Other signs that are commonly marked on the calendar include:
In many cases, a healer won't have time to wait until the auspiciousness is just perfect for their work. In situations where the illness or hex can't wait to be removed, a practitioner might work with what they've got and hope for the best. Others might "awaken" the stars and the moon, a process that essentially seeks to bring about auspiciousness that might not naturally be present. In one instance I observed, a healer used a set of very specific verbal charms in order to awaken the power of a certain zodiac constellation, Taurus in this case, because that was what was needed for the ritual at hand but the moon wasn't going to be in Taurus for another week. By awakening the stars through invoking them as entities or guiding spirits, this healer was able to utilize their power whenever she needed it without having to wait for the specific days to roll around.
This obviously goes against the "go with the flow" approach to magic. I was also taught that you can go against the current if you need to, but that you'll need to build a boat. Building a boat means working with tools, prayers, verbal charms, and even with otherworldly partnerships, all of which can add their own power, or fuel, to your spells.
Planetary Signs and Days of the Week
Planetary correspondences are used in a couple of ways. The first method is utilizing the planet associated with the specific zodiac sign that is found as a part of the diagnosis process. For example, a fever is associated with Aries, whose planet is Mars. We can then utilize the planetary opposite, Venus (Libra), as a part of our remedy formulation.
The second method utilizes planetary correspondences as they are associated with the days of the week. This yields an additional level of magical timing that can be added to specific remedies. For example, in opposing the Aries influence upon a fever, we invoke Libra (Venus), which means that our most auspicious day for countering this malady might be when the moon is waning (lessening power), on a Friday (Venus) when the zodiac moon sign is in Libra (opposes Aries.)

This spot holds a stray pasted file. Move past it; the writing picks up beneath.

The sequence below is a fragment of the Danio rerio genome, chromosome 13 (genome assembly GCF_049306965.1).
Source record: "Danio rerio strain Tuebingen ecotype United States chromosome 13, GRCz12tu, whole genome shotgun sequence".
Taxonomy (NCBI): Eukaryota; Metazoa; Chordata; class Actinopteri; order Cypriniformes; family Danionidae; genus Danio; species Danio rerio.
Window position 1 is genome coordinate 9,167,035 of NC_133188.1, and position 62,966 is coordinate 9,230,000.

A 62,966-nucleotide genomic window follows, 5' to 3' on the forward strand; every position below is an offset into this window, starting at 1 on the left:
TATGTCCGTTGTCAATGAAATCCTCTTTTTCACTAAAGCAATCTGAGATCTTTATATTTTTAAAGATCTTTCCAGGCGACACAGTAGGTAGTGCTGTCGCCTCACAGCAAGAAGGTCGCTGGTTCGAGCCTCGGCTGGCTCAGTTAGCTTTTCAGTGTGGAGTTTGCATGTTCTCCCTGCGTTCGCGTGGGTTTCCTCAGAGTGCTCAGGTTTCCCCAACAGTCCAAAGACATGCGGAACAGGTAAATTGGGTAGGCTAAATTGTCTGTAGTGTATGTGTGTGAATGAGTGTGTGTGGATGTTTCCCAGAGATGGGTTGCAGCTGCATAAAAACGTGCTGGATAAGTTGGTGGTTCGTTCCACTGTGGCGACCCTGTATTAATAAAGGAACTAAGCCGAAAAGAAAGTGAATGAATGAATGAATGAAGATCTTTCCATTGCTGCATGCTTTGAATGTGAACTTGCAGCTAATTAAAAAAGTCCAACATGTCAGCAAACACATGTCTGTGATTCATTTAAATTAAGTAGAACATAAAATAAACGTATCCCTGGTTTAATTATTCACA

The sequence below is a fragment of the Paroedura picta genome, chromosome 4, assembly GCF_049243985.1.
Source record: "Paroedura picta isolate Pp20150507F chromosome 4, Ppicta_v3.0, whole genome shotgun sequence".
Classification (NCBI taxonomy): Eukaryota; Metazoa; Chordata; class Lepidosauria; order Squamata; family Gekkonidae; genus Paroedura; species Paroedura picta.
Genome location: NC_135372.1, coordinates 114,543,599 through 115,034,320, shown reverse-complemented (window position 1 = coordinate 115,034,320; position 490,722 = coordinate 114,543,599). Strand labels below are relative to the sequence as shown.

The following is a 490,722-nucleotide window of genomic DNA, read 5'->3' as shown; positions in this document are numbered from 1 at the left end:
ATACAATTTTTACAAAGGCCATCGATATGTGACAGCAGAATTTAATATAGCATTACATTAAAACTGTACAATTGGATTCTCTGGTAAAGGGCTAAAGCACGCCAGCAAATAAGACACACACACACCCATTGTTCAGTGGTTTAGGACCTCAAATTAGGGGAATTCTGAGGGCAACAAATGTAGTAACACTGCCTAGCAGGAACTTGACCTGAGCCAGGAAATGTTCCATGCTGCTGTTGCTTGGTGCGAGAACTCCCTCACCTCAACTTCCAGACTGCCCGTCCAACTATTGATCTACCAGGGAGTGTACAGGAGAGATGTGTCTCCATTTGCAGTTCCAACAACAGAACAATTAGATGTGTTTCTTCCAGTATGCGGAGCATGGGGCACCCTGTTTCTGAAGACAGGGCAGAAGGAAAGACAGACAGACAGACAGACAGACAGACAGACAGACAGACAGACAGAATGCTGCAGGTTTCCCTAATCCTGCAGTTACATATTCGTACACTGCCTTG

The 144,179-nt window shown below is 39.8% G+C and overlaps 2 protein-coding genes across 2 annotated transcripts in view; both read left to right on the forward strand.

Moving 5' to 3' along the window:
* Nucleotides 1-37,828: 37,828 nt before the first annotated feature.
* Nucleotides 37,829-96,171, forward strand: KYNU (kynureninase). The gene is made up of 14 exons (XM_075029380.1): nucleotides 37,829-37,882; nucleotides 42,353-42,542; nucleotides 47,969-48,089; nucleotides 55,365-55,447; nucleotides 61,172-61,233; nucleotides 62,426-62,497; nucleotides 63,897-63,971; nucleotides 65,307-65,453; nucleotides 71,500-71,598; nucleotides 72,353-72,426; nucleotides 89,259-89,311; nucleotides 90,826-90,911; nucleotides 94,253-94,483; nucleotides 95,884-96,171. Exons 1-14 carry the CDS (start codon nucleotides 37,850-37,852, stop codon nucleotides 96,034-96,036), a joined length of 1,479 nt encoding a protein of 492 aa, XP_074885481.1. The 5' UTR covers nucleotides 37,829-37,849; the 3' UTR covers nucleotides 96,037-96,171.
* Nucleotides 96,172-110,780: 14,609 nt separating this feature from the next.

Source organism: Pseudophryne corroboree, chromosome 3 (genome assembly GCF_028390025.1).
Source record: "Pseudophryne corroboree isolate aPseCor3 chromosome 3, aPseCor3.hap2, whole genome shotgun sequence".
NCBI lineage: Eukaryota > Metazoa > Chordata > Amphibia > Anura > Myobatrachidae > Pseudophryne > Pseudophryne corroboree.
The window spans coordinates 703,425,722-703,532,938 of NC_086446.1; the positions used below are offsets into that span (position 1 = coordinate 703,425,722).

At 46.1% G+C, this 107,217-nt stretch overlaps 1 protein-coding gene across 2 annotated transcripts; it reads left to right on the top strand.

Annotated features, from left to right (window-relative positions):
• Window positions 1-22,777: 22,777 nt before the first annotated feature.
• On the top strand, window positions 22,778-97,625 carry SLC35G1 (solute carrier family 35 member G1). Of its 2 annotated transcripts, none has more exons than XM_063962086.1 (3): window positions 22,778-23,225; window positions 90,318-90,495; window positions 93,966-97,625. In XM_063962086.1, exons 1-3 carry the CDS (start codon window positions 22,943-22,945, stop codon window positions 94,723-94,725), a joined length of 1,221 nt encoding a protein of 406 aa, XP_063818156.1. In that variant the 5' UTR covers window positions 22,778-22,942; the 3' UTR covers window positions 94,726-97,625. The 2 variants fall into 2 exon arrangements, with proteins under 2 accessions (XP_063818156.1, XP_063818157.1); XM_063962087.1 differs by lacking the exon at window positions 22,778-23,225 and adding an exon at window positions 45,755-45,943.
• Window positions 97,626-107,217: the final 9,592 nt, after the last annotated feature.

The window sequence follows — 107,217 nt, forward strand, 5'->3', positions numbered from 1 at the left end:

Utilizing the days of the week, alongside phases of the moon, are probably the easiest magical timings to formulate. A healer or magical practitioner is likely to be able to perform a ritual procedure on a Friday when the moon is waning. Adding the zodiac moon signs adds another layer of magical energies to the process, but its necessity depends upon the practitioner themselves. There are many who are happy to make their clients wait weeks, even months for the perfect timing to come around, knowing that by waiting, the ritual has the best chance of success.
Fevers or Hexes Located in the Head
Moon Phase: Waning
Day of Week: Friday
Planetary Correspondence: Venus
Zodiac Moon Sign: Libra
Example Ritual: Cleansing baths in a river (water) or smoke baths (air)
Moon Phase: Waxing/Full
Day of Week: Tuesday (Aries & Scorpio); Sunday (Leo)
Planetary Correspondence: Mars (Aries & Scorpio); Sun (Leo)
Zodiac Moon Sign: Aries, Leo, Scorpio
Example Ritual: Three rings of fire ritual (fire); washing in blessed water every day as a shield (water)
Protecting the Family and/or Home
Moon Phase: Waxing/Full
Day of Week: Friday (Taurus); Monday (Cancer)
Planetary Correspondence: Moon (Cancer); Venus (Taurus)
Zodiac Moon Sign: Taurus, Cancer
Example Ritual: Talismans using plant material like greenbriar or thorns (earth); magical stakes driven into ground around house to create a "fence" (earth); sprinkling house with blessed water (water)